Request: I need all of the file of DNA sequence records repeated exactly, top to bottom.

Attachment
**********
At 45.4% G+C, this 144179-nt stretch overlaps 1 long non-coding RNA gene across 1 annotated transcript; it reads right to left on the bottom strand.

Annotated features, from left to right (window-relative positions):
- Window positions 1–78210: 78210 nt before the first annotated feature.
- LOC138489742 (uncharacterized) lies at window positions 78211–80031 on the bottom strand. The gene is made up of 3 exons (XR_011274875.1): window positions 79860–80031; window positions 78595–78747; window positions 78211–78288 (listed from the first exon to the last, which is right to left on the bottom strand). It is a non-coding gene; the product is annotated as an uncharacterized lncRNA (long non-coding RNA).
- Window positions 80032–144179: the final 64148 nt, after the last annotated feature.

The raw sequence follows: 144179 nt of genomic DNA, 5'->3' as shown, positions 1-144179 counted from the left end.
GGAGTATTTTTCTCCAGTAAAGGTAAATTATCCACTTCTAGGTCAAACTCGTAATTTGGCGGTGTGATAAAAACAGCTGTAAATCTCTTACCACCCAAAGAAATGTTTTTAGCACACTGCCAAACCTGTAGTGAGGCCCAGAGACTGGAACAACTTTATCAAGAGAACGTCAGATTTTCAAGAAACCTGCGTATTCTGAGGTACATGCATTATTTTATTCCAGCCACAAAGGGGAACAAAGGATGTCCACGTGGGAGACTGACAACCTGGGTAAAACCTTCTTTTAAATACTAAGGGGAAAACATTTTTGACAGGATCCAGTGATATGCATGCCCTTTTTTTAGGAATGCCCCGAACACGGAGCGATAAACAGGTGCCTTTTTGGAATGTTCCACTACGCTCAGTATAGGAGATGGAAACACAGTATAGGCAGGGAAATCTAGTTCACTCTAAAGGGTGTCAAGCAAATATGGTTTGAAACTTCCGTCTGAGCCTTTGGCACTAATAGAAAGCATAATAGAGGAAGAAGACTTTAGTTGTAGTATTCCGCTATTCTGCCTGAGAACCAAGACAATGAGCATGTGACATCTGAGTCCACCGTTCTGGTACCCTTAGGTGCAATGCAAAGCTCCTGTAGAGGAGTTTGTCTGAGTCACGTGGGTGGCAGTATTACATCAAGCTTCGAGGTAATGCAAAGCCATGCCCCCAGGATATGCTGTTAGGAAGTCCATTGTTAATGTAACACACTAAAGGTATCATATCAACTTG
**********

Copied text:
At 45.4% G+C, this 144179-nt stretch overlaps 1 long non-coding RNA gene across 1 annotated transcript; it reads right to left on the bottom strand.

Annotated features, from left to right (window-relative positions):
- Window positions 1–78210: 78210 nt before the first annotated feature.
- LOC138489742 (uncharacterized) lies at window positions 78211–80031 on the bottom strand. The gene is made up of 3 exons (XR_011274875.1): window positions 79860–80031; window positions 78595–78747; window positions 78211–78288 (listed from the first exon to the last, which is right to left on the bottom strand). It is a non-coding gene; the product is annotated as an uncharacterized lncRNA (long non-coding RNA).
- Window positions 80032–144179: the final 64148 nt, after the last annotated feature.

The raw sequence follows: 144179 nt of genomic DNA, 5'->3' as shown, positions 1-144179 counted from the left end.
GGAGTATTTTTCTCCAGTAAAGGTAAATTATCCACTTCTAGGTCAAACTCGTAATTTGGCGGTGTGATAAAAACAGCTGTAAATCTCTTACCACCCAAAGAAATGTTTTTAGCACACTGCCAAACCTGTAGTGAGGCCCAGAGACTGGAACAACTTTATCAAGAGAACGTCAGATTTTCAAGAAACCTGCGTATTCTGAGGTACATGCATTATTTTATTCCAGCCACAAAGGGGAACAAAGGATGTCCACGTGGGAGACTGACAACCTGGGTAAAACCTTCTTTTAAATACTAAGGGGAAAACATTTTTGACAGGATCCAGTGATATGCATGCCCTTTTTTTAGGAATGCCCCGAACACGGAGCGATAAACAGGTGCCTTTTTGGAATGTTCCACTACGCTCAGTATAGGAGATGGAAACACAGTATAGGCAGGGAAATCTAGTTCACTCTAAAGGGTGTCAAGCAAATATGGTTTGAAACTTCCGTCTGAGCCTTTGGCACTAATAGAAAGCATAATAGAGGAAGAAGACTTTAGTTGTAGTATTCCGCTATTCTGCCTGAGAACCAAGACAATGAGCATGTGACATCTGAGTCCACCGTTCTGGTACCCTTAGGTGCAATGCAAAGCTCCTGTAGAGGAGTTTGTCTGAGTCACGTGGGTGGCAGTATTACATCAAGCTTCGAGGTAATGCAAAGCCATGCCCCCAGGATATGCTGTTAGGAAGTCCATTGTTAATGTAACACACTAAAGGTATCATATCAACTTG